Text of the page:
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- Physical activity is very helpful way to manage anxiety and low mood.
- The physical symptoms of anxiety are caused by the ‘flight-fight-freeze’ response, which floods the body with adrenaline and other stress chemicals.
- Exercise burns up stress chemicals and promotes relaxation.
- Try to do some physical activity at least three to four times every week.
- If you also have depression this might be very difficult as you are unlikely to feel motivated. But aim to try a small amount of exercise starting with say, a ten minute walk each morning and building up gradually.
Have a good sleep routine
- Sleep will obviously be disrupted during late pregnancy as you become more uncomfortable or if you have a newborn baby.
- However it is important to have a good sleep/wake cycle.
- Try to develop a good bedtime routine which gives you time to unwind before bed (e.g. a nice warm bath).
- Try to keep bedtime and wake times relatively regular (e.g. go to bed by 10pm and up by 8am - give or take an hour).
- Good sleep routines are particularly important if you have a mood disorder such as depression or bipolar disorder. (See the section on Biopsychosocial Rhythms or the Fact Sheet on Sleep Hygiene).
Structured problem solving
- Learn how to break down a problem into its various components.
- Then decide on a course of action.
- This is a valuable skill that can help manage generalised anxiety and depression.
- This is particularly important for those people who are ‘worriers’ and tend to fret about a problem rather than actively solve it.
- See the Fact Sheet on Problem Solving Strategy.
- By planning activities for specific times in advance most important things get done.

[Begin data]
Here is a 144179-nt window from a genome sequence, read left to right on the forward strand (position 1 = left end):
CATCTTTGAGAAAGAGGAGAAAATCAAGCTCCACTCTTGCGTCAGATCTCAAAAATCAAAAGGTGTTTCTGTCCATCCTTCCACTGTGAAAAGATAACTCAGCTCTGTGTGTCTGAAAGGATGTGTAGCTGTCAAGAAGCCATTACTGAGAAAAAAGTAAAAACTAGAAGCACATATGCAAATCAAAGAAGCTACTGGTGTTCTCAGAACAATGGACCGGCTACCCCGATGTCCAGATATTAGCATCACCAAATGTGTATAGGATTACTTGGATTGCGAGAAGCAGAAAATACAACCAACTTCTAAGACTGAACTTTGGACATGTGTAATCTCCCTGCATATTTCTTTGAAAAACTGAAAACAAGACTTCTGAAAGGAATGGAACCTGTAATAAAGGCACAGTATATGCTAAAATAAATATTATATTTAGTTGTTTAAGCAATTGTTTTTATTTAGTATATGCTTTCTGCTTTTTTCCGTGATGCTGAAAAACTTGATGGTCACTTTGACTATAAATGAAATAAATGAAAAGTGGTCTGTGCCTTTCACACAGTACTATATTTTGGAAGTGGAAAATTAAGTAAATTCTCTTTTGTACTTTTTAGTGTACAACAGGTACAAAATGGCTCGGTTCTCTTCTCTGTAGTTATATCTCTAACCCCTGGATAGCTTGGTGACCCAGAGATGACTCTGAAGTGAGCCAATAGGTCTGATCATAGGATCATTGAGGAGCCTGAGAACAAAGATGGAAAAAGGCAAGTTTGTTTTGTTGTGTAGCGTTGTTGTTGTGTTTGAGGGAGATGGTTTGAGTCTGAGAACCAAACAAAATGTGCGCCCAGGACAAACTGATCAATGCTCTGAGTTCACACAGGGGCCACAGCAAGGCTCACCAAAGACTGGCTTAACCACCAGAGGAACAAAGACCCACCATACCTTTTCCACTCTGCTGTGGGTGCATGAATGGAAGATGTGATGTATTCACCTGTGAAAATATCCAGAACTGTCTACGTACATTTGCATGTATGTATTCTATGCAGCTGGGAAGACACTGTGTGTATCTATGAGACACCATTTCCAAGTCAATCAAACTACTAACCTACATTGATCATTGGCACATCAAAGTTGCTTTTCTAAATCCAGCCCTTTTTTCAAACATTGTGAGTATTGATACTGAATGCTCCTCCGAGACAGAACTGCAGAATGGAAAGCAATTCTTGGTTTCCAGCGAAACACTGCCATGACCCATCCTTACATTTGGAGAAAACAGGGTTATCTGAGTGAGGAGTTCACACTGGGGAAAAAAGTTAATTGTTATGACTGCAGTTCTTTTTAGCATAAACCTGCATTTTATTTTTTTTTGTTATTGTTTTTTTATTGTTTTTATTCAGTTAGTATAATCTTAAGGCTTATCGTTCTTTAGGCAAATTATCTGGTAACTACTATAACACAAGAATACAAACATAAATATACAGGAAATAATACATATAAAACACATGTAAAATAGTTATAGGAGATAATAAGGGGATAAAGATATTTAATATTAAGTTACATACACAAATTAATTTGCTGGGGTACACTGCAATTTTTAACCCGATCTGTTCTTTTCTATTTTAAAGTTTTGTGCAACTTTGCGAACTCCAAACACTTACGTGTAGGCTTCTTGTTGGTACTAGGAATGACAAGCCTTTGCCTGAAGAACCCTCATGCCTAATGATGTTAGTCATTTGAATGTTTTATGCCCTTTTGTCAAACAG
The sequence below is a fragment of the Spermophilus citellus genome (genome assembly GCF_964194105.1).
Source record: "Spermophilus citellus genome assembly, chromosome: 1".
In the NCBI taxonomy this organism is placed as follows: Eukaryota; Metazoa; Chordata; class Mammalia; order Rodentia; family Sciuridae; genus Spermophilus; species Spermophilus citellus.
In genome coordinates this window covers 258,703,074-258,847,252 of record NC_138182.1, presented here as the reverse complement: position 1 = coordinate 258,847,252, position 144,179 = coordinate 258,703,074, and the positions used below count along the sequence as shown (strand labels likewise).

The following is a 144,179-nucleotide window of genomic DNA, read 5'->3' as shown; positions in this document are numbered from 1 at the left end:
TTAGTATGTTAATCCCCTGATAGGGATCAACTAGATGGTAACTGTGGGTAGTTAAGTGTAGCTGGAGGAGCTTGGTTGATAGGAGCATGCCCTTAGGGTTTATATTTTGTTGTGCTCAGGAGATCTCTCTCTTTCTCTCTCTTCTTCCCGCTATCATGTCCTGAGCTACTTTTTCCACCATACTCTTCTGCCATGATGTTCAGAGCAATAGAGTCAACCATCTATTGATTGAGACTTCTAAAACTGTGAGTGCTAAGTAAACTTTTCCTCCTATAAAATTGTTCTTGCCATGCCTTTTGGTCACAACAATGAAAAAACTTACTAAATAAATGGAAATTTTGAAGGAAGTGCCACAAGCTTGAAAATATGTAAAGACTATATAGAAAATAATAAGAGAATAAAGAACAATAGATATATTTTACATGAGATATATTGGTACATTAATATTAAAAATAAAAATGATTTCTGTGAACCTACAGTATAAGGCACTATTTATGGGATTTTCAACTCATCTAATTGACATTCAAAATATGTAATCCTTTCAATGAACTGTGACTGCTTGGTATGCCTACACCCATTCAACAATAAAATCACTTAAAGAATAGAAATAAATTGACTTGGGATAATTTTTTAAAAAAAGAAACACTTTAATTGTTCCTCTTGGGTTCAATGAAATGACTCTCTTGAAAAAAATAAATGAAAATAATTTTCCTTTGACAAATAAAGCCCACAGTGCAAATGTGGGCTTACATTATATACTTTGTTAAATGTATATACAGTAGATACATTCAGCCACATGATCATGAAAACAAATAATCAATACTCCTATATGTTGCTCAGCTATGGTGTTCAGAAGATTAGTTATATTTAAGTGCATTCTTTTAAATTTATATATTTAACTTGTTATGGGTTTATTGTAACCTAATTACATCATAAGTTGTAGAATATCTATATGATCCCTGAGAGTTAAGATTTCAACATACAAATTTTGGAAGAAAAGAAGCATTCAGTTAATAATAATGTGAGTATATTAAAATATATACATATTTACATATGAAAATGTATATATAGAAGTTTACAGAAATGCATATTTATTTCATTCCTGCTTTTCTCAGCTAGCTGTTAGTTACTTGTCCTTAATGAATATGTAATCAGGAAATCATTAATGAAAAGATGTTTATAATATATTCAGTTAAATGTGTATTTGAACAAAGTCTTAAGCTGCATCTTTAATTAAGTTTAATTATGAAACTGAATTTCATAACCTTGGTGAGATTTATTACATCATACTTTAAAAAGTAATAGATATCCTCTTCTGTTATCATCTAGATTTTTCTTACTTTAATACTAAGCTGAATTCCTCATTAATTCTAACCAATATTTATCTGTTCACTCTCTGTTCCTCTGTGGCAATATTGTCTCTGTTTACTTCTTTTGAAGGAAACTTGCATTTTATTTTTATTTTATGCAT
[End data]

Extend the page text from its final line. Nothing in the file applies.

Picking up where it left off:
- This relieves stress and brings a sense of achievement.
- It is particularly important to plan pleasant things and/or time out for yourself when you have a young baby.
- If it doesn’t get planned (i.e. put in the diary and childcare organised) then it doesn’t happen!
- Planned time out helps keeps you well and avoids you reaching crisis point.
- See Fact Sheets for a Weekly Planner to help you schedule activities.
Develop a good support system
- The more social support you have from friends and family, the less vulnerable you will be to anxiety and stress.
- Mothers’ groups can be a good way to connect with other mothers.
- But also be aware that sometimes these groups may not be helpful particularly if you find you are constantly comparing yourself negatively to other mothers or your baby with other babies.
- It is important to spend as much time as possible with people who make you feel good and who are emotionally supportive.
Find what works best for you for those times when you feel down or anxious.
It is helpful to develop a list of things which help you and that you can keep pinned to the fridge.
Your list might include:
Take the baby for a walk.
Have a hot shower.
Place yourself to see (or be in) the sunshine.
Enjoy art, sculpture and other forms of creativity.
Write how you are feeling in a diary.
Have a bubble bath.
Listen to your favourite music.
Ring a friend.
Ask a family member or friend to come and give you some time out.
Try to look your best
Be as cheerful as you can, and dress to make yourself happy or satisfied.
Communicate with others
Think about who, and how you want help from others.
Try to be clear about what help you would like from family and friends and communicate in the best way you can, for example, through words, writing, or drawing.
- If prescribed medicines, continue to take the correct amounts until you are able to discuss it with your doctor and together you agree on a change.
- If you are concerned about side-effects that may be due to your medication, contact your doctor to discuss this.
- Do not stop taking your medication unless you think you are having a very severe reaction to it. If this occurs seek urgent medical help.
- Compile a list of medicines for your main care-giver and update this list as the medicines change, and as you get well.